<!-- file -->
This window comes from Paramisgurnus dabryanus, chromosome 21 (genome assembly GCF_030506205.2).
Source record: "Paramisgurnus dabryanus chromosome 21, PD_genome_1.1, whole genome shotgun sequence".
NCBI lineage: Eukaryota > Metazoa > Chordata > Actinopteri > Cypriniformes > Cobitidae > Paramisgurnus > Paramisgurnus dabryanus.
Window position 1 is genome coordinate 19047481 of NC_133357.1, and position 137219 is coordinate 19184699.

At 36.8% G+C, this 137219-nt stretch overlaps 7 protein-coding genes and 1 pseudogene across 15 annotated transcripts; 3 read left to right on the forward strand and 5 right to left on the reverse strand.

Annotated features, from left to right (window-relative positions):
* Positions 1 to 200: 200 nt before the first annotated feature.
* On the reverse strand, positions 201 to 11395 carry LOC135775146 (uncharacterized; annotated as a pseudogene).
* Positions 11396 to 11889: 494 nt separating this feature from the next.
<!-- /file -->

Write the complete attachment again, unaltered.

This window comes from Paramisgurnus dabryanus, chromosome 21 (genome assembly GCF_030506205.2).
Source record: "Paramisgurnus dabryanus chromosome 21, PD_genome_1.1, whole genome shotgun sequence".
NCBI lineage: Eukaryota > Metazoa > Chordata > Actinopteri > Cypriniformes > Cobitidae > Paramisgurnus > Paramisgurnus dabryanus.
Window position 1 is genome coordinate 19047481 of NC_133357.1, and position 137219 is coordinate 19184699.

At 36.8% G+C, this 137219-nt stretch overlaps 7 protein-coding genes and 1 pseudogene across 15 annotated transcripts; 3 read left to right on the forward strand and 5 right to left on the reverse strand.

Annotated features, from left to right (window-relative positions):
* Positions 1 to 200: 200 nt before the first annotated feature.
* On the reverse strand, positions 201 to 11395 carry LOC135775146 (uncharacterized; annotated as a pseudogene).
* Positions 11396 to 11889: 494 nt separating this feature from the next.